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Obama’s ISIS policy is working for Trump

There’s a middle ground between going all in and getting all the way out in Iraq and Syria. Obama struck that balance and Trump has stuck with it.

President Barack Obama shakes hands with President-elect Donald Trump in the Oval Office of the White House on Nov. 10, 2016. (Pablo Martinez Monsivais/Associated Press)

Last week, Secretary of State Rex Tillerson delivered a speech that after a year in office finally laid out a new strategy for Syria. The part that’s getting the most attention is his unequivocal declaration that the United States would maintain an indefinite military presence in Syria, stating, “The United States will maintain a military presence in Syria focused on ensuring ISIS cannot reemerge.”

It doesn’t square with President Trump’s “America first” posture, but it’s the right call.

It also represents an acknowledgment that in Syria, Trump is using President Barack Obama’s playbook. So far, it’s working out pretty well for him.

President George W. Bush deployed hundreds of thousands of troops during the Iraq War. It was costly, took years to bear fruit and was politically unsustainable. Early in his presidency, Obama sought to disengage militarily from Iraq altogether, which backfired by contributing to the governance vacuum that facilitated the rise of the Islamic State.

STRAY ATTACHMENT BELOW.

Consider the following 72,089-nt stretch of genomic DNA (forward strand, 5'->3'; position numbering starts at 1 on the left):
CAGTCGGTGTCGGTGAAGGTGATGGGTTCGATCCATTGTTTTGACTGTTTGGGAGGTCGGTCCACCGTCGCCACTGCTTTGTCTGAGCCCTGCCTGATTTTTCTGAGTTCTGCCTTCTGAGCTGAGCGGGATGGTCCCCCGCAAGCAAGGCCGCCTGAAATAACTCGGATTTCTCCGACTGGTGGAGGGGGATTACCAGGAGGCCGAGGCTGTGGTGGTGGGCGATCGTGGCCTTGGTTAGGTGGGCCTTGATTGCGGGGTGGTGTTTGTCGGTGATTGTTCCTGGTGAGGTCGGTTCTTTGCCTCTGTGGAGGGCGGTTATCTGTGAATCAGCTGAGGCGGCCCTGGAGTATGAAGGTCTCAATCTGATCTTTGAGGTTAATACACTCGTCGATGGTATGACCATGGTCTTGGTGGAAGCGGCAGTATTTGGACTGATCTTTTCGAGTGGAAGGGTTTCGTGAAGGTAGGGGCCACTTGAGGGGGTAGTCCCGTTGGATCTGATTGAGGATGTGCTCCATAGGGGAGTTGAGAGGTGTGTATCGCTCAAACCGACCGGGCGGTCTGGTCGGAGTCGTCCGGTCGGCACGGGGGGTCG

Trump campaigned against both in 2016, deriding Bush as too eager for war — “Iraq was a big, fat mistake” — and casting Obama as weak, and the “founder of ISIS.”

But over the past three or four years, Obama and Trump have inadvertently teamed on a strategy in Iraq and Syria that has it right: Muddle through with a smaller U.S. investment that keeps the worst from happening but also keeps America out of Middle Eastern quagmires. This is far from a perfect solution. But it happens to be the best one that we have.

Trump has taken credit for recent military gains against the Islamic State, furthering the narrative that he’s responsible for turning things around. In reality, his administration has wisely picked up where Obama’s administration left off and stayed the course.

Their combined approach can keep Syria stable enough to stem the flow of refugees, which has brought tremendous political pressure and instability to U.S. partners in the Middle East and Europe. And it can prevent the reemergence of the Islamic State or similar groups, which would again threaten Western nations and necessarily draw us back to the Middle East in larger numbers.

A few troops go a long way

What the United States has found since 2014 is that a small force of a few thousand U.S. troops can make a meaningful difference. It acts as a force multiplier by training and mentoring local forces, providing them with air and logistical support, and maintaining a forward operating presence for difficult counterterrorism missions.

The capture of Raqqa, the culmination of a three-year campaign in Syria, required a U.S. force level that ranged from about 500 to 2,000 troops, with local partners, which has been estimated at around 50,000 fighters, carrying much of the load. Local Syrian partners provided the bulk of the force that ripped territory away from the Islamic State, with U.S.-led coalition advice, air power and artillery support. This model partnership has been so successful that Gen. Raymond Thomas, who leads the U.S. Special Operations Command, stated in July, “this thing rolled from just a couple thousand that we knew early on to now a 50,000 person force that … has taken every March objective we’ve had so far.”